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Dandelion Wine Alternate Ending
Behind her in the living room, someone cleared his throat. She whirled around, heart thrashing against her sternum, eyes wide, and faced the man in the dark suit. She let out a great gasp of relief and brought her hand to her heart to try to stop the furious flutter.
“It’s only you.” She laughed, a bit hysterically. “Oh, I could’ve sworn I saw you a minute ago. I told you to stay inside the house. Boy, I think I’m starting to believe our little story.”
He laughed and pulled Lavinia into his arms. He smiled and caressed her cheek. “I thought it was pretty clever of you to lead your little friend to Elizabeth Ramsell. That way, she won’t be suspecting you anytime soon. If she does, we’ll be long gone,” he stated.
“Tonight,” she spoke, reverently.
“Yes, tonight,” he agreed. He stared into her pale blue eyes that shone in the dark. “You are no longer the second loveliest lady in this godforsaken town. You are no longer lonely, and neither am I. We have each other and, whatever it took for us to get here does not matter. I would have killed hundreds of people to be with you. I love you, Lavinia.”
“And I love you.”
He smiled with adoration. “Come now, go pack your things. We have a train to catch.” He released her from his tender grip and, she slowly walked towards her room, but hesitated and stopped to turn around.
“Why on earth did you ask about me at the candy store? You might’ve blown our cover. Francine and Helen were getting suspicious! They said that I was in danger from the ‘Lonely One’. Oh, how laughable! I am the farthest from being killed by the ‘Lonely One’ or the ‘Lonely Ones’, I should say. They almost walked me home and they suggested I sleep over! Imagine how that would’ve turned out. Luckily, I convinced them I was fine and capable of walking home alone and surviving.”
“I’m sorry, my dear. If we were leaving tonight, I couldn’t leave your reputation here as a boring, old maid. You have to be sought after by many, admired by all! Asking about you would make you intriguing. I just wanted people to see you the way I see you.” She gave him a speculative look, but decided to let it go. Devoted men who would kill without a thought like him were tough to figure out. She had to believe that he would do anything for her. He had killed the other women for her. They were nuisances, better rid of, anyway.
The only reason she was a middle-aged maid was because of those other women. Roberta Ferry had tortured her as a little girl and as a young lady. When Lavinia had begun to grow out of her awkward pubertal stage and actually found a suitable gentleman, Roberta had swooped in and clawed the suitor into her grasp. Roberta married him six months later.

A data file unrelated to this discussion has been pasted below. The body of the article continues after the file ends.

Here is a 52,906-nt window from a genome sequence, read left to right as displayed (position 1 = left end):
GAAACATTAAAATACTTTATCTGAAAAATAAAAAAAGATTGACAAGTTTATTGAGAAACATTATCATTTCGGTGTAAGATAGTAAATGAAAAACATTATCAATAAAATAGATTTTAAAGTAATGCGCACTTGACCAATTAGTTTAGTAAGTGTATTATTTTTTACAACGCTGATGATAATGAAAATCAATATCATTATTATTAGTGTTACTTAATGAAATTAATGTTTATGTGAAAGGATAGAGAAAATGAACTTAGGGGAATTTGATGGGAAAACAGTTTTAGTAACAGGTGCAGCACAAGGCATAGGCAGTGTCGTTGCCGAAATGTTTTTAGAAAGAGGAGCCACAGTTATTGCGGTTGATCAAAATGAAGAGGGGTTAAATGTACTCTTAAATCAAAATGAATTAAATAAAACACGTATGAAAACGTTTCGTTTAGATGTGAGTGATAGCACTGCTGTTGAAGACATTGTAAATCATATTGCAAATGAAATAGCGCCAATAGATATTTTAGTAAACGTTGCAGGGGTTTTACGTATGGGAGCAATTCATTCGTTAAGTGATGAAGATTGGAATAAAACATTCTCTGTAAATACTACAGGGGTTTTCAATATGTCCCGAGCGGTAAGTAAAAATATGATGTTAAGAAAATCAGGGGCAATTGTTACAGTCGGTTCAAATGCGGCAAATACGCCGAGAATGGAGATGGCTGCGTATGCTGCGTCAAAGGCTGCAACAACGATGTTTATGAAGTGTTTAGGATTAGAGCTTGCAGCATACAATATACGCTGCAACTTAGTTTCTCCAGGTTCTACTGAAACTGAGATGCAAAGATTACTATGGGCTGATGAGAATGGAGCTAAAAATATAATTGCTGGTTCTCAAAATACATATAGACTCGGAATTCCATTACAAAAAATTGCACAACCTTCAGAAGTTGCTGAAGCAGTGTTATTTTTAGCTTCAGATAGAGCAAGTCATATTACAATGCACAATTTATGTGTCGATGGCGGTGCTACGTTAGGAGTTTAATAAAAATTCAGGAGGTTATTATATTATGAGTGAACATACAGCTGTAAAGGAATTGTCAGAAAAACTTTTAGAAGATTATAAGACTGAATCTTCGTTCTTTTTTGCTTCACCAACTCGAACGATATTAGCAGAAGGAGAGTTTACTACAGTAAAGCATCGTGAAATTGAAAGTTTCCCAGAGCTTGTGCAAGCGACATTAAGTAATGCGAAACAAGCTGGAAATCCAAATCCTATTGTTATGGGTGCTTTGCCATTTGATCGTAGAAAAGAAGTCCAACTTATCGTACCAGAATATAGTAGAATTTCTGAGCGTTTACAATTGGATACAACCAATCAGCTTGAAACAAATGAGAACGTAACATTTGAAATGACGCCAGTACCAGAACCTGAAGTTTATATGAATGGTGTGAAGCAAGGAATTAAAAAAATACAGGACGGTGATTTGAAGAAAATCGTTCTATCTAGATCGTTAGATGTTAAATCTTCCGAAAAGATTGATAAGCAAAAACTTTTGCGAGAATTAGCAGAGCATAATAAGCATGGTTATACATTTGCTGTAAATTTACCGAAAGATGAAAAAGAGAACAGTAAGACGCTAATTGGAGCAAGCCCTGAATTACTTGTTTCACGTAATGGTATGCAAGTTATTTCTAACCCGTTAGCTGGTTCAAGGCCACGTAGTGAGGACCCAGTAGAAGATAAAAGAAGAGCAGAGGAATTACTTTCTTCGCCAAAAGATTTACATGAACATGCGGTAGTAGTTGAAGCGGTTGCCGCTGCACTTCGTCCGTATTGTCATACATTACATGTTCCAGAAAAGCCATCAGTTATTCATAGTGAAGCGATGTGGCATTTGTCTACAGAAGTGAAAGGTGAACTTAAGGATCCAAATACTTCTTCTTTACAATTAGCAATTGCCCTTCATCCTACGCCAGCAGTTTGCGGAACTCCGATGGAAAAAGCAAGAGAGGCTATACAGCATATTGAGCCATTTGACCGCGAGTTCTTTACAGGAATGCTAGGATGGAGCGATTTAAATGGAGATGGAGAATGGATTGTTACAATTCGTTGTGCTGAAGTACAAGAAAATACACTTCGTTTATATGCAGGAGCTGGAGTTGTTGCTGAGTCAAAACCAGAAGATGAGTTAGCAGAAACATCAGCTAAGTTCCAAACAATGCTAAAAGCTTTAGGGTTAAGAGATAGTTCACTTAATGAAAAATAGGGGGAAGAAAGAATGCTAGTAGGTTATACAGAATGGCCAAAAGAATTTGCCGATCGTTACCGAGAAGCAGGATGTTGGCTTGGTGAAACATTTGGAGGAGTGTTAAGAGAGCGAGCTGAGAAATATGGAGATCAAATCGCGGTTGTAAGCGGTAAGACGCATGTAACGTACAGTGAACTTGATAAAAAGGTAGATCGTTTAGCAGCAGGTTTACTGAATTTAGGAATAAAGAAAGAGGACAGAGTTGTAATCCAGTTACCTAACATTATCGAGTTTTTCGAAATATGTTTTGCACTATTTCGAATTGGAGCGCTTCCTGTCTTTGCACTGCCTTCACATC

After three years of waiting and healing from the Roberta incident, Lavinia had met the man who would propose to her… and break the engagement. The man had been from the East—the home of the big cities, dark and mysterious speakeasies, and fashionable ladies in risqué tight, fringed, and beaded dresses. They had been in love… or so she thought. The engagement lasted three months before Lavinia found out about Hattie McDollis. There was no explanation. She just came home one day and her “fiancé” was there. He told her, short and sweet. Then, he left… with her. The new couple had been planning to travel west.
Elizabeth Ramsell was an easy matter. It was undisputed that Elizabeth was the most beautiful girl in town. Every man chased after her heart. Elizabeth Ramsell had done Lavinia no wrong; she was just in the way, so she had to be eliminated. Lavinia had to have more options. No one wants to be a middle-aged maid. Either way, she had to have revenge and prevent others from stealing the men she loved.
It took Lavinia a few years to gather information and construct a plan. Along the way, she met another man. He wasn’t the finest-looking man, but he would do. The key object was that he was devoted to her, loyal. She could see in his eyes that he would do anything for her. He loved her and only her. She trusted him enough to tell him her story and her plan. He would murder the women, but he wanted to do it his way; and so, she allowed him. He had a very clever and entertaining mind. She would’ve thought of a simple, clean kill; but, him? No, he thought of the tongue sticking out of their mouths, the ravine, and the once-a-month. That part was for his convenience, though. He came to visit Lavinia each month for only two days, so no one would suspect him, the new stranger.
She felt so stupid, thinking someone was following her on her walk home from the theater. How ridiculous to think she was in danger! She had gotten carried away and started to believe the story that she had invented. Well, the only time she felt truly in danger was when she bumped into Officer Kennedy. If he had walked her home and found her gentleman caller in her house or, dear Lord, something else, she doesn’t know what she would’ve done.
She smiled to herself as she came back with her suitcase full of clothes and personal belongings. She couldn’t take much, though; it had to be as if she had disappeared. When they arrived at their destination, she would dye her brown hair red. They drove to the train station and boarded the train headed to New York. When they arrived, they settled down in a little outdoor café with forest-green chairs and tables. The white awning over their heads did nothing to shield the harsh glare of the rising sun. Though it was early dawn, Lavinia sat up straight, elegant, in her chair, waved the waitress over, and smiled.
“Yes, we’d like a bottle of dandelion wine, please.”